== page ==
Brick front of apartment building. Image credit: Mo/Unsplash

As home prices and rents skyrocket in Canada, more and more people are being squeezed out of the housing market.

The most recent Liberal budget got the federal government back into the housing business in a big way, decades after an earlier Liberal regime — that of Jean Chrétien and Paul Martin — had abandoned housing altogether.

Advocates for the homeless and for those who have inadequate housing give the current government credit for those new measures, on which we reported in this space.

Among the initiatives Finance Minister Chrystia Freeland announced in her April budget is over $15 billion in joint funding with provinces and territories directed towards community housing, households in need through the Canada Housing Benefit, and support for provincial and territorial housing priorities related to repair and construction.

Housing activists and advocates want to give credit where credit is due. On housing the current Liberals are a big improvement over their predecessors during the 1990s and early 2000s.

But much of the new spending is spread out over many years, and, for all the government’s good intentions, very little this government is doing addresses the looming housing crisis for millions of poor, young and otherwise marginalized Canadians.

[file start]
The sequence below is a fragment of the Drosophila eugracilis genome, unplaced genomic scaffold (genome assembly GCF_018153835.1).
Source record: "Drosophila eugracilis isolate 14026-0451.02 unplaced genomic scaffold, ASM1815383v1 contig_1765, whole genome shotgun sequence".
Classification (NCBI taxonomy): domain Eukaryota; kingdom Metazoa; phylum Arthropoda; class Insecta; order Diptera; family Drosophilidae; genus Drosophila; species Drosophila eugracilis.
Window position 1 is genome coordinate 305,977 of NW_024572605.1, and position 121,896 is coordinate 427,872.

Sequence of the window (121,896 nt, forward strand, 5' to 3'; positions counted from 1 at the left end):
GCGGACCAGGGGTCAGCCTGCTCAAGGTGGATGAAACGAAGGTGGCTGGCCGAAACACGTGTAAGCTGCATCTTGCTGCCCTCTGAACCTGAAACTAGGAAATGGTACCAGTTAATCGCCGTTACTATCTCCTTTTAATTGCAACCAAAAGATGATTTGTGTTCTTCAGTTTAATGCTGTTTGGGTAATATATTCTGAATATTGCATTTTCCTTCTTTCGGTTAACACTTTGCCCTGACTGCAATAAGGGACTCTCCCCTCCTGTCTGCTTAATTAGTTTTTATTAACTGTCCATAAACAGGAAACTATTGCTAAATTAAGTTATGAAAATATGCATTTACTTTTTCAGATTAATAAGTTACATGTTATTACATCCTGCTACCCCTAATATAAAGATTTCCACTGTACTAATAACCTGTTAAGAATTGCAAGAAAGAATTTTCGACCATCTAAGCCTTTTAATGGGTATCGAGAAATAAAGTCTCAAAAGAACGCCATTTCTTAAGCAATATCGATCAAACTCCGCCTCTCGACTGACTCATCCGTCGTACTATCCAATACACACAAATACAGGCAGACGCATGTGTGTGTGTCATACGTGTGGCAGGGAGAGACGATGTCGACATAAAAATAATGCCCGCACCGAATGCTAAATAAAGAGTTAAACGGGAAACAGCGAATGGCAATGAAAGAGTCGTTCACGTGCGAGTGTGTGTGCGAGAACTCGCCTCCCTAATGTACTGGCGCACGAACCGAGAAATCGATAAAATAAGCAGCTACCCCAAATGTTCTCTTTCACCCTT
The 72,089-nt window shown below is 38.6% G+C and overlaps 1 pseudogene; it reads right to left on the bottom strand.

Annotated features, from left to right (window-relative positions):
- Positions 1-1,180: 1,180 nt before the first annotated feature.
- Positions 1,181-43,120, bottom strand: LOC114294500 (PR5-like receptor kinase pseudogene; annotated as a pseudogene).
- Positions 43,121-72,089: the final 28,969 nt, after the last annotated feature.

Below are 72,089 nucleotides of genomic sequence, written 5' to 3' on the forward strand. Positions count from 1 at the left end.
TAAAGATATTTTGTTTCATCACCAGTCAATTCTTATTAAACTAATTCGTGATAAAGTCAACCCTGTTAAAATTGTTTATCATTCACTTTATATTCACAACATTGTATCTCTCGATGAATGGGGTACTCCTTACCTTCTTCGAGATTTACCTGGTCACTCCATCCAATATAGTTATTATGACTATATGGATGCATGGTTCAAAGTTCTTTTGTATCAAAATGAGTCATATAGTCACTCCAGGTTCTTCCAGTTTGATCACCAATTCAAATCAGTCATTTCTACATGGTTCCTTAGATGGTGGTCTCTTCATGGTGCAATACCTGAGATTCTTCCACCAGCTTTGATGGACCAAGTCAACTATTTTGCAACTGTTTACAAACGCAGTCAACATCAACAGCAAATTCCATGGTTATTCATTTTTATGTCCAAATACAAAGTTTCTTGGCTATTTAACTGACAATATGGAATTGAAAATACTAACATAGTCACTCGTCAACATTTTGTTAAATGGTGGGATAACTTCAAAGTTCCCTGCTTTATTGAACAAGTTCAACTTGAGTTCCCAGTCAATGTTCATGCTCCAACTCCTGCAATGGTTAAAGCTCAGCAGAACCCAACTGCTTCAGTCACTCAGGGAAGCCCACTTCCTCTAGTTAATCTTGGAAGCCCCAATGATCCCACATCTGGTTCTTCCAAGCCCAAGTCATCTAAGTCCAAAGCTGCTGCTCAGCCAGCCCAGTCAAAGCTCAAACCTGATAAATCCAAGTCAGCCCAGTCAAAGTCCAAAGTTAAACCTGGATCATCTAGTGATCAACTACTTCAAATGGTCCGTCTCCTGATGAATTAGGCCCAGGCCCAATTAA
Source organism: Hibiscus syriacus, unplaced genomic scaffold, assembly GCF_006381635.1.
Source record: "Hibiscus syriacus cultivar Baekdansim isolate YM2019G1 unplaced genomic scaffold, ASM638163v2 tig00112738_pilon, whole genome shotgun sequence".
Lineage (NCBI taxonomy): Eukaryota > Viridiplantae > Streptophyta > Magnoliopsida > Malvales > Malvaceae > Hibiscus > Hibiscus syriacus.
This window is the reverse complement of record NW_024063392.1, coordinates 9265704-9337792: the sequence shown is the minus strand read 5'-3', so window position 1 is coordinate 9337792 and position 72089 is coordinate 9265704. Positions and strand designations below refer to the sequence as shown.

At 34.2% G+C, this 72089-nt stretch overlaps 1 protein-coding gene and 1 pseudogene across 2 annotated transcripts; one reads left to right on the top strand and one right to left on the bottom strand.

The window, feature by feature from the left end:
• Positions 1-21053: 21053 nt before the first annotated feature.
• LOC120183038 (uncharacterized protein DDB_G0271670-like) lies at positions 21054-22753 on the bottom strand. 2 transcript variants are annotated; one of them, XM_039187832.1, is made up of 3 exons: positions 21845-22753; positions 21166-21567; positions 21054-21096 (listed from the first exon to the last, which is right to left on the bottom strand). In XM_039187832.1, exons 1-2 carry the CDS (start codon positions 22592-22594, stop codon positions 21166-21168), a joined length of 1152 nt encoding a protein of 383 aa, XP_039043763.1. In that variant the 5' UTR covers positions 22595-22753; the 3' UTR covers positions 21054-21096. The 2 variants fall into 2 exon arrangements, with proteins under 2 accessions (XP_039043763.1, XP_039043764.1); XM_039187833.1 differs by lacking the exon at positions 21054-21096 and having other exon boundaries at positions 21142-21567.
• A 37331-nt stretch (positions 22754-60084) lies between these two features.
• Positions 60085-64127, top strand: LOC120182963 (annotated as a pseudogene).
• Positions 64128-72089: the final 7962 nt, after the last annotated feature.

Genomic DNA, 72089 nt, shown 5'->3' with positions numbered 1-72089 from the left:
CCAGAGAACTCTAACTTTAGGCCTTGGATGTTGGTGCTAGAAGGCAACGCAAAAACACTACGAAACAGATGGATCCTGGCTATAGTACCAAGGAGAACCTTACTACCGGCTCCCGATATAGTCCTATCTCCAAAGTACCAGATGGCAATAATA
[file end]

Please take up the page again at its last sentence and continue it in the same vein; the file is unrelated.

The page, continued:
Human rights lawyer Leilani Farha is the former United Nations special rapporteur on housing, and is now global director of The Shift, an international housing group. Earlier this month, she shared some grim and frightening facts with the House of Commons finance committee.

Real estate investment trusts pose a threat

Nearly a million and three-quarters “households are in core housing need,” Farha told the parliamentarians. When you consider how many people could live in a household the number of people affected would be somewhere around five million.

In addition, she said, “235,000 people are living in homelessness. New homeless encampments are springing up in every city, big and small. And more than 250,000 rental households are in arrears and are now at risk of eviction from their homes.”

And here is perhaps the scariest figure of all.

An OECD report shows that over the last two decades Canadian housing prices have soared by 168 per cent, more than any of the 36 other OECD countries. Second-place Britain is 70 percentage points behind Canada.

Farha recognizes that the recent budget “commits to a number of measures to address affordability: more money for the rapid housing initiative, rent supplements for women and children leaving violent relationships, and resources for community-based housing.”

But here’s the rub.